I agree, Chuck. This was my first time at MD&M West and I was amazed at the size of the show. It's true that there were several other shows co-located there, but even so, they filled all the halls of the entire convention center.
Yes, Liz, Baxter is another example of the "cool or creepy" question, also known as the "uncanny valley." To me, Baxter doesn't appear creepy, but I know many people who would feel uncomfortable working next to it (or him or her). Still, robots with human features aren't going away. We can expect more of them in the coming years. Here's a story that touches on the issue of the uncanny valley:
Baxter is pretty impressive...I remember when that news came out and wrote about it. It would have been super-cool to see up close. Was it (he?) cool or creepy? Can you imagine Baxter working alongside you in a factory? Just curious...
I agree, Rich. MD&M is the polar opposite of an auto show, where 25 big companies have mammoth "booths" that take up the entire show floor. MD&M has countless small booths. You could walk every aisle for a week and not to talk to everyone.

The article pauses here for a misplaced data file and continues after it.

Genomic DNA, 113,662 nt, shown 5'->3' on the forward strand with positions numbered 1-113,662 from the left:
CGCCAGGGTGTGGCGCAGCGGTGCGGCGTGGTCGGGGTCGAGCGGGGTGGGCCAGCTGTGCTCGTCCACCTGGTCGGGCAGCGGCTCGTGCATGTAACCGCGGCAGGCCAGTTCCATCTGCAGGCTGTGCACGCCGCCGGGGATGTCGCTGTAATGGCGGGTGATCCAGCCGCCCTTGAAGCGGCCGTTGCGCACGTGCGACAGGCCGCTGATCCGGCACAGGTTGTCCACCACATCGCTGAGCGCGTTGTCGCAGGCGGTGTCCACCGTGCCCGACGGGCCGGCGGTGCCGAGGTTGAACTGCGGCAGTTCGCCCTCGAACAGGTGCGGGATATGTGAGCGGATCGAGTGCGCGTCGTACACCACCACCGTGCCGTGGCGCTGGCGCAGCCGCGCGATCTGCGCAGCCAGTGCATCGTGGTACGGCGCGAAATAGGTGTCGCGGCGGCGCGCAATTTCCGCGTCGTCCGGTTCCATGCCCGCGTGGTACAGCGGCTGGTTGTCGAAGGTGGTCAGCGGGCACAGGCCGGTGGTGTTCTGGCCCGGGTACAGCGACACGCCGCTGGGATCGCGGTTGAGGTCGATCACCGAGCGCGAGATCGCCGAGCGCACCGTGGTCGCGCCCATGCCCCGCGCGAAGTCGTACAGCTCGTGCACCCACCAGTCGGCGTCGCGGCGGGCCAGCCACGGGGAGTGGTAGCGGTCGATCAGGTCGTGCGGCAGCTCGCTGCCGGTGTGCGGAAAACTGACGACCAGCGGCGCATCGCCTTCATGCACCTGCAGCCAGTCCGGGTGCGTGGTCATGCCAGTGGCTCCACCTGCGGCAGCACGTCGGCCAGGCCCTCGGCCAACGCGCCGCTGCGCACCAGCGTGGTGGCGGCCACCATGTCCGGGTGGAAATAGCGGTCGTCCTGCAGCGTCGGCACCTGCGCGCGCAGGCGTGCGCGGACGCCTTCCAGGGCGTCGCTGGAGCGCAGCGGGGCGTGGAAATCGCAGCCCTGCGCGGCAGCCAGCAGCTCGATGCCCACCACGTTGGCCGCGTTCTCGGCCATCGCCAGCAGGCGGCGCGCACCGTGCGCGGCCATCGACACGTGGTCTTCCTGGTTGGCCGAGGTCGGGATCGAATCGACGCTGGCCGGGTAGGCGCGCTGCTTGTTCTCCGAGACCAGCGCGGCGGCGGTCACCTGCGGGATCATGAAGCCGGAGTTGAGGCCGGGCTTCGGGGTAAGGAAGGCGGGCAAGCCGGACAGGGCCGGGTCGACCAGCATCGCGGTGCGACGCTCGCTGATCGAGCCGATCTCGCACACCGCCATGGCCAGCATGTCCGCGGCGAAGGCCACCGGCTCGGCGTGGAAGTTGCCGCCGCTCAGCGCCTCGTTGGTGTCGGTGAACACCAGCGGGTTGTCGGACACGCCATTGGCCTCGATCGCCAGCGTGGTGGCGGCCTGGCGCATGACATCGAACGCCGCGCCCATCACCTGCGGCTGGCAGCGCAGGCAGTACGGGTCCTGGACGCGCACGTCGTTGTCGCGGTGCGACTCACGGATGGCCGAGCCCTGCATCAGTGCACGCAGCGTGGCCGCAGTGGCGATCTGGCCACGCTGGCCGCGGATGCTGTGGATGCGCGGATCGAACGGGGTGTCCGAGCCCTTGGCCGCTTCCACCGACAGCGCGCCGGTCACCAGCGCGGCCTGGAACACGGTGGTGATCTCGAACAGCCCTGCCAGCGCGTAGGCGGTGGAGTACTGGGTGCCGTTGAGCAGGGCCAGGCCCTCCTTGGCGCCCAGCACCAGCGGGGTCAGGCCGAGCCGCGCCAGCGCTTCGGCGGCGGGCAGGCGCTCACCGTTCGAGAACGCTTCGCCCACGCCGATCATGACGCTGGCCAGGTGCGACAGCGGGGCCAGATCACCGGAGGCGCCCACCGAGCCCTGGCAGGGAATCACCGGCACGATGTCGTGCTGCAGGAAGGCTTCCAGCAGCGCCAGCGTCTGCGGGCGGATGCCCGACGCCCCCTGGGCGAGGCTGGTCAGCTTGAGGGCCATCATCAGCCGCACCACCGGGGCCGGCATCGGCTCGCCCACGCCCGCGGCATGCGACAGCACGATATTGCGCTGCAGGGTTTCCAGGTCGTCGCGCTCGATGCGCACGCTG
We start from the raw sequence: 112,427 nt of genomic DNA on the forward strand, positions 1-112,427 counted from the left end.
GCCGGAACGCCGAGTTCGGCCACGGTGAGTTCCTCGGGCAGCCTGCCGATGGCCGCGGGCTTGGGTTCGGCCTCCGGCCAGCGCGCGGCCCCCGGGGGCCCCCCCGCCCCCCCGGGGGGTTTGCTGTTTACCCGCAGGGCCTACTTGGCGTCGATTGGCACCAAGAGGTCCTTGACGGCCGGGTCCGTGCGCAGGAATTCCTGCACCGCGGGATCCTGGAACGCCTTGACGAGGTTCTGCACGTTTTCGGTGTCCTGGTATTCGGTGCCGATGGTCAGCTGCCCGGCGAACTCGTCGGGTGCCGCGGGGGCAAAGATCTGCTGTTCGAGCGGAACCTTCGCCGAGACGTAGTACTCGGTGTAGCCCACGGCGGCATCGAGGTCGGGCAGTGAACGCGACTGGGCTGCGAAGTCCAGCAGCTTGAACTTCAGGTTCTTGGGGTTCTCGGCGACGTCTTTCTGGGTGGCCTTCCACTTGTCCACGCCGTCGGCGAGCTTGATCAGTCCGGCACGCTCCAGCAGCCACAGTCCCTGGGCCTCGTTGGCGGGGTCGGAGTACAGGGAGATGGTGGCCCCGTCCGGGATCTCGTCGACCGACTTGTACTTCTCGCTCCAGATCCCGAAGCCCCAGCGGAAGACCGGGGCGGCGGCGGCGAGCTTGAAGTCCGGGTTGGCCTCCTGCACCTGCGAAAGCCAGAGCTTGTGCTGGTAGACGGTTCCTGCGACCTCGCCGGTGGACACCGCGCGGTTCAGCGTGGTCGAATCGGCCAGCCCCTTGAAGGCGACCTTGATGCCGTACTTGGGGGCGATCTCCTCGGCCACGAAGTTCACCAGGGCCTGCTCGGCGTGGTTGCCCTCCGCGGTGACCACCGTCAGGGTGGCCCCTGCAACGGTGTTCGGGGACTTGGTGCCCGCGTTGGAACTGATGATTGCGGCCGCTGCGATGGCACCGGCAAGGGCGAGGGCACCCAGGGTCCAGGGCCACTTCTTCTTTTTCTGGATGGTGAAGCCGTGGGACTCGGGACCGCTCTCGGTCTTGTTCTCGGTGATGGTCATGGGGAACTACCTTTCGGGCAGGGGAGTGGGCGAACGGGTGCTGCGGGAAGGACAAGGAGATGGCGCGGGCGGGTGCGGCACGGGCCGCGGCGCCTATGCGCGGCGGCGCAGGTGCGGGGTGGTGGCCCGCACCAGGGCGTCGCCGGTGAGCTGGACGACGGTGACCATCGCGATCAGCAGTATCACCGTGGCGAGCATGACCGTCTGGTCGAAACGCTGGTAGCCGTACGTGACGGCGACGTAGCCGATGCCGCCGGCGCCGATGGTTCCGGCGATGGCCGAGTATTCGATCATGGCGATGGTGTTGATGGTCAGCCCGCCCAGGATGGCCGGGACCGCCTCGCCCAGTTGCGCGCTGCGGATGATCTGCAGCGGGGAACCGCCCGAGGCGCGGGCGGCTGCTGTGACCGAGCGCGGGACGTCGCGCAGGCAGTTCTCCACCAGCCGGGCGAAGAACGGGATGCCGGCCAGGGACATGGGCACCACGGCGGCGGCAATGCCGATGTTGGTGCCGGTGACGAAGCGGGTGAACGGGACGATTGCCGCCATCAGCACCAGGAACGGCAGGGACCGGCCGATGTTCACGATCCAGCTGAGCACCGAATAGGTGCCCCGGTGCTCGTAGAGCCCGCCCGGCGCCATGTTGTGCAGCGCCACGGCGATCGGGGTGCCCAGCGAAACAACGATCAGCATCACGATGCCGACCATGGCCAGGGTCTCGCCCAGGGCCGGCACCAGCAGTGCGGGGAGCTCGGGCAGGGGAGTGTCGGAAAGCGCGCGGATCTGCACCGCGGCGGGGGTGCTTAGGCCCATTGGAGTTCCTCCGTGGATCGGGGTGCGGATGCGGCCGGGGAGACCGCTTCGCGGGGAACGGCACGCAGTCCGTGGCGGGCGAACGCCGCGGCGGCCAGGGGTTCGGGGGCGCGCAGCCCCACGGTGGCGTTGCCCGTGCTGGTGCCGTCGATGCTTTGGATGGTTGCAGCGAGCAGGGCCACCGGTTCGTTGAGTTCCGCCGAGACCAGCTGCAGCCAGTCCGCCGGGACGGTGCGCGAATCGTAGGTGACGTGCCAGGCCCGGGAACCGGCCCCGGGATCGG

I interviewed Rethink Robotics' Eric Foellmer about Baxter at the booth. This robot has some revolutionary technology for making itself safer to be around humans, especially the materials and the non-pinching design.
Science fiction author Isaac Asimov may have the best rules for effective brainstorming and creativity. His never-before-published essay, "On Creativity," recently made it to the Web pages of MIT Technology Review.
Much has been made over the potentially dangerous flammability of lithium-ion batteries after major companies like Boeing, Sony, and Tesla have grappled with well-publicized battery fires. Researchers at Stanford University may have come up with a solution to this problem with a smart sensor for lithium-ion batteries that provides a warning if the battery is about to overheat or catch fire.
In this new Design News feature, "How it Works," we’re starting off by examining the inner workings of the electronic cigarette. While e-cigarettes seemed like a gimmick just two or three years ago, they’re catching fire -- so to speak. Sales topped $1 billion last year and are set to hit $10 billion by 2017. Cigarette companies are fighting back by buying up e-cigarette manufacturers.
Advertised as the "Most Powerful Tablet Under $100," the Kindle Fire HD 6 was too tempting for the team at iFixit to pass up. Join us to find out if inexpensive means cheap, irreparable, or just down right economical. It's teardown time!
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